Empagliflozin Increases Cardiac Energy Production in Diabetes
Subodh Verma, Sonia Rawat, Kim L. Ho, Cory S. Wagg, Liyan Zhang, Hwee Teoh, John E. Dyck, Golam M. Uddin, Gavin Y. Oudit, Eric Mayoux, Michael Lehrke, Nikolaus Marx, Gary D. LopaschukJACC: Basic to Translational Science2018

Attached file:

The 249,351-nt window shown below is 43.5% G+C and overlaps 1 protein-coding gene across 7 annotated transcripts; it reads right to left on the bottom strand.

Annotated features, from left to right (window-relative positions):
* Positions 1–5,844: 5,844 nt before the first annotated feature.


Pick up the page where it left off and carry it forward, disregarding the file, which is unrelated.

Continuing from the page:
SGLT2 inhibitors have profound benefits on reducing heart failure and cardiovascular mortality in individuals with type 2 diabetes, although the mechanism(s) of this benefit remain poorly understood. Because changes in cardiac bioenergetics play a critical role in the pathophysiology of heart failure, the authors evaluated cardiac energy production and substrate use in diabetic mice treated with the SGTL2 inhibitor, empagliflozin. Empagliflozin treatment of diabetic db/db mice prevented the development of cardiac failure. Glycolysis, and the oxidation of glucose, fatty acids and ketones were measured in the isolated working heart perfused with 5 mmol/l glucose, 0.8 mmol/l palmitate, 0.5 mmol/l ß-hydroxybutyrate (ßOHB), and 500 μU/ml insulin. In vehicle-treated db/db mice, cardiac glucose oxidation rates were decreased by 61%, compared with control mice, but only by 43% in empagliflozin-treated diabetic mice. Interestingly, cardiac ketone oxidation rates in db/db mice decreased to 45% of the rates seen in control mice, whereas a similar decrease (43%) was seen in empagliflozin-treated db/db mice. Overall cardiac adenosine triphosphate (ATP) production rates decreased by 36% in db/db vehicle-treated hearts compared with control mice, with fatty acid oxidation providing 42%, glucose oxidation 26%, ketone oxidation 10%, and glycolysis 22% of ATP production in db/db mouse hearts. In empagliflozin-treated db/db mice, cardiac ATP production rates increased by 31% compared with db/db vehicle-treated mice, primarily due to a 61% increase in the contribution of glucose oxidation to energy production. Cardiac efficiency (cardiac work/O2 consumed) decreased by 28% in db/db vehicle-treated hearts, compared with control hearts, and empagliflozin did not increase cardiac efficiency per se. Because ketone oxidation was impaired in db/db mouse hearts, the authors determined whether this contributed to the decrease in cardiac efficiency seen in the db/db mouse hearts. Addition of 600 μmol/l ßOHB to db/db mouse hearts perfused with 5 mmol/l glucose, 0.8 mmol/l palmitate, and 100 μU/ml insulin increased ketone oxidation rates, but did not decrease either glucose oxidation or fatty acid oxidation rates. The presence of ketones did not increase cardiac efficiency, but did increase ATP production rates, due to the additional contribution of ketone oxidation to energy production. The authors conclude that empagliflozin treatment is associated with an increase in ATP production, resulting in an enhanced energy status of the heart.